Contributed by Lewis at Super Self
You may have heard about the daily routines of athletes, CEOs, and maybe even Navy SEALs.
But how would a top Stanford neuroscientist — someone with the most detailed understanding of the human brain — choose to organize their day?
We finally got the answer to that question this week after Professor Andrew Huberman broke down every aspect of his daily routine.
Each detail has been structured with the latest neuroscience in mind, and the resulting strategies are super interesting!
Now you can learn from his deep understanding of the human brain to optimize your day for maximum energy and focus.
I’ll walk you through the full daily breakdown along with the fascinating neuroscience behind the professor’s choices.
Hopefully, once you’ve been armed with the scientific know-how, you’ll be that much more motivated to integrate these habits and supercharge your daily routine!
-Don’t Lose Any Sleep Over It
-Move Toward The Light
-Activate Your GO Mode
-Seize The Day
-Utilize Your Prime Time
-Breakfast at Huberman’s — Eating For Brain Power
-Plan Around The Dip
-Calm Before The Storm
-Unleash Your Creativity
-The Evening Routine
Don’t Lose Any Sleep Over It
It should come as no surprise that the professor’s day starts off with a good night’s sleep.
Sleep is a priority for a great many reasons, but one key benefit is sleep’s role in neuroplasticity.
Huberman has explained across many podcast interviews that if you want to remember everything you’ve learned during the day, and retain any growth that you achieved, then you’ll need to get some high quality shut eye.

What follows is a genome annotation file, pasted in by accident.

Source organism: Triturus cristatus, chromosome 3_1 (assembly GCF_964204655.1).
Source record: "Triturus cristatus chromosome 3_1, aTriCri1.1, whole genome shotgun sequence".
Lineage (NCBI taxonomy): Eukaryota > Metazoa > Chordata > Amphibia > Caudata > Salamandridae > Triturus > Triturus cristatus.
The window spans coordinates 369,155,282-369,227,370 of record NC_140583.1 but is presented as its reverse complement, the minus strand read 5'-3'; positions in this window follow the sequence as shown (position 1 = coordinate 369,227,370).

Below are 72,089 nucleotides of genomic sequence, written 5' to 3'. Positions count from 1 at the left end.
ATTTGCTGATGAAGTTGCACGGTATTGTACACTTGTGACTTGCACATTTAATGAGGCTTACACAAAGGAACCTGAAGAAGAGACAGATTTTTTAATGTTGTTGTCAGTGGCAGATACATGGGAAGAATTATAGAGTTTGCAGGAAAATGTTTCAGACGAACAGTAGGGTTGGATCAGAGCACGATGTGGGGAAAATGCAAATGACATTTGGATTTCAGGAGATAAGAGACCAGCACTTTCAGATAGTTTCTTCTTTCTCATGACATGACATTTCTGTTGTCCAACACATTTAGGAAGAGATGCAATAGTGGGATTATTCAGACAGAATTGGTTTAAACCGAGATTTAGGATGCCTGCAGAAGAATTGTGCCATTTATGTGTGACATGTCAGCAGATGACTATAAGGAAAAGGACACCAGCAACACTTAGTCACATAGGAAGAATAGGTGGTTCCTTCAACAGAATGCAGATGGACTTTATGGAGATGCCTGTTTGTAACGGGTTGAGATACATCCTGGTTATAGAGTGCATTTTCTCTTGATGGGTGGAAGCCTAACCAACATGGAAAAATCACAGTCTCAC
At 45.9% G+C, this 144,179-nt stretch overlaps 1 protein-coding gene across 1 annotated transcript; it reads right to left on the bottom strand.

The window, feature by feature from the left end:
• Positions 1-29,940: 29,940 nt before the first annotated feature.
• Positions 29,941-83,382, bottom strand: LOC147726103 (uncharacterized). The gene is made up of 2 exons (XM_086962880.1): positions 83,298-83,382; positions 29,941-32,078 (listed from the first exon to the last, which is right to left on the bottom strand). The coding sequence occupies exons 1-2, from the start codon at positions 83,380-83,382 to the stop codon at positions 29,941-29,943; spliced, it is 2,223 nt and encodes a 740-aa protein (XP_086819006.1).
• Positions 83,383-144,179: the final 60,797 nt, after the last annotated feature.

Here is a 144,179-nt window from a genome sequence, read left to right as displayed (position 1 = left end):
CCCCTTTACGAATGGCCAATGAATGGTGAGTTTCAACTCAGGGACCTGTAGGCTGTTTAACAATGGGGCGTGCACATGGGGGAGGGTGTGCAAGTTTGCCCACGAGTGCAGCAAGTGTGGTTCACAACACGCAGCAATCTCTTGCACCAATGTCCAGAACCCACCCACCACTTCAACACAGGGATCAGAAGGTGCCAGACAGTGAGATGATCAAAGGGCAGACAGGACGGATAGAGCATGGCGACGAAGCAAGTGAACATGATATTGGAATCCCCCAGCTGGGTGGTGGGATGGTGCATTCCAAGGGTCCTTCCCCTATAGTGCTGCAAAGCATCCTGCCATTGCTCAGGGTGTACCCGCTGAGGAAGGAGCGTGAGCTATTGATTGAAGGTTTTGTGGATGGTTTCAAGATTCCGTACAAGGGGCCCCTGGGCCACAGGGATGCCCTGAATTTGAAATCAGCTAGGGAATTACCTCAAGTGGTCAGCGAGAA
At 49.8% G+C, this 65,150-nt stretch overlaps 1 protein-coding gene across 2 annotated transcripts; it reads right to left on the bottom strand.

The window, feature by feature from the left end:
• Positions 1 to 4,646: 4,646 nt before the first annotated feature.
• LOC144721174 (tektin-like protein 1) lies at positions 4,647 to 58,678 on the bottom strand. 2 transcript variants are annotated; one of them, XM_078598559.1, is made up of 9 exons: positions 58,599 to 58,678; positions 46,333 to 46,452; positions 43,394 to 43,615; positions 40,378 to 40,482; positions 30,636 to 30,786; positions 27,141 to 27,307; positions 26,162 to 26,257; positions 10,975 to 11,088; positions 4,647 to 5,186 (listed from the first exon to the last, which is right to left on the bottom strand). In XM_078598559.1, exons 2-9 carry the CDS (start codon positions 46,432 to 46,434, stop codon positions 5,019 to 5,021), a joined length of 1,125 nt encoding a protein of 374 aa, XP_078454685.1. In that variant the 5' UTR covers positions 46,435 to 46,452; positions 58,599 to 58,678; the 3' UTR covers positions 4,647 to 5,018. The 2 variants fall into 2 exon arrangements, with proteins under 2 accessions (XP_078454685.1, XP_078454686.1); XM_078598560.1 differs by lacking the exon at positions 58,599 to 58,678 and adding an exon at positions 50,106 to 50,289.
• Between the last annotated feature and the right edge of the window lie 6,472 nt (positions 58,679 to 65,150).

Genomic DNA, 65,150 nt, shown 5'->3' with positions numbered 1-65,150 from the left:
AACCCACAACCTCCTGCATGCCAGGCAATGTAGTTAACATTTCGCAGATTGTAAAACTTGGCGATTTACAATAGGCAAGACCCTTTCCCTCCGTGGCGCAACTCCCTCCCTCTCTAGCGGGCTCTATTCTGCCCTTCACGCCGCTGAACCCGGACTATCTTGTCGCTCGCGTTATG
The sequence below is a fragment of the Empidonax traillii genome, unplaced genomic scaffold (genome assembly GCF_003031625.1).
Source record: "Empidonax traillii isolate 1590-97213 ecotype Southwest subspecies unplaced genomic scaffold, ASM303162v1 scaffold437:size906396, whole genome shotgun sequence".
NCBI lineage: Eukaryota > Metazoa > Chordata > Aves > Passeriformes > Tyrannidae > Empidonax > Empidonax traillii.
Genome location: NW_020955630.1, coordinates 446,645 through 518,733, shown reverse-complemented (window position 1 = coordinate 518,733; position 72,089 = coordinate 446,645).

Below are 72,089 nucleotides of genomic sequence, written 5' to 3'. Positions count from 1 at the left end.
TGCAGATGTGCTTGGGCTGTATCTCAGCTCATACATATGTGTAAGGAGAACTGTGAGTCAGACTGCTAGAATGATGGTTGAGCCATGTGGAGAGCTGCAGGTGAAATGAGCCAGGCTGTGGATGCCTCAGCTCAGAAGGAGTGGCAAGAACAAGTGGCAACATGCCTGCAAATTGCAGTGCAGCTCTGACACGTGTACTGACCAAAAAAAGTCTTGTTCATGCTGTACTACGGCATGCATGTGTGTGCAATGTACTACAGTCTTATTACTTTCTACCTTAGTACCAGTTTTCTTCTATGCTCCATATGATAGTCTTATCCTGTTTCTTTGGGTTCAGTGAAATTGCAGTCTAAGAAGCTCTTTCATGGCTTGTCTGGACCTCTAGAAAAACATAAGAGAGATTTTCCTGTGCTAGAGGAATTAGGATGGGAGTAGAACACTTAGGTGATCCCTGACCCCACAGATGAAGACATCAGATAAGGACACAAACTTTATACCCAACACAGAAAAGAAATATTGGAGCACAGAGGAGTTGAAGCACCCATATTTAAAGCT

Studies have revealed over recent years that sleep is where memories are moved from your short-term memory in the hippocampus, over to the permanent storage of your long-term memory.
What About Sleep Schedule?
Professor Huberman will hit the hay around 11pm and wakes up around 6am.
He confesses that his genes (chronotype) would probably prefer it if he slept and woke even earlier.
For this reason, he often feels quite tired and groggy when he first wakes up, and it can often take a little while for him to gather and organize his thoughts.
“It’s not a time to be responding to emails or doing calculations, that comes about two hours later.”
So instead of getting straight to work, Huberman heads outside to greet his circadian secret weapon — sunlight.
Move Toward The Light
The professor is now famous for his insistence on getting some sunlight in your eyes during the first 30 minutes of waking.
And for good reason.
It provides two incredible benefits — stability and alertness.
Your body clock, the suprachiasmatic nucleus, can only keep time by measuring the signals which come mainly from body temperature and, crucially, light.
Viewing sunlight in the morning, and again in the evening, helps to keep your clock in harmony so that your sleep, energy, and mood, can all remain stable.
Surprisingly, a whole host of cognitive, emotional, and behavioral issues can ensue when your eyes are deprived of consistent sunlight.
Not only does his light routine promote stability, but it also helps him to wake up earlier and more alert.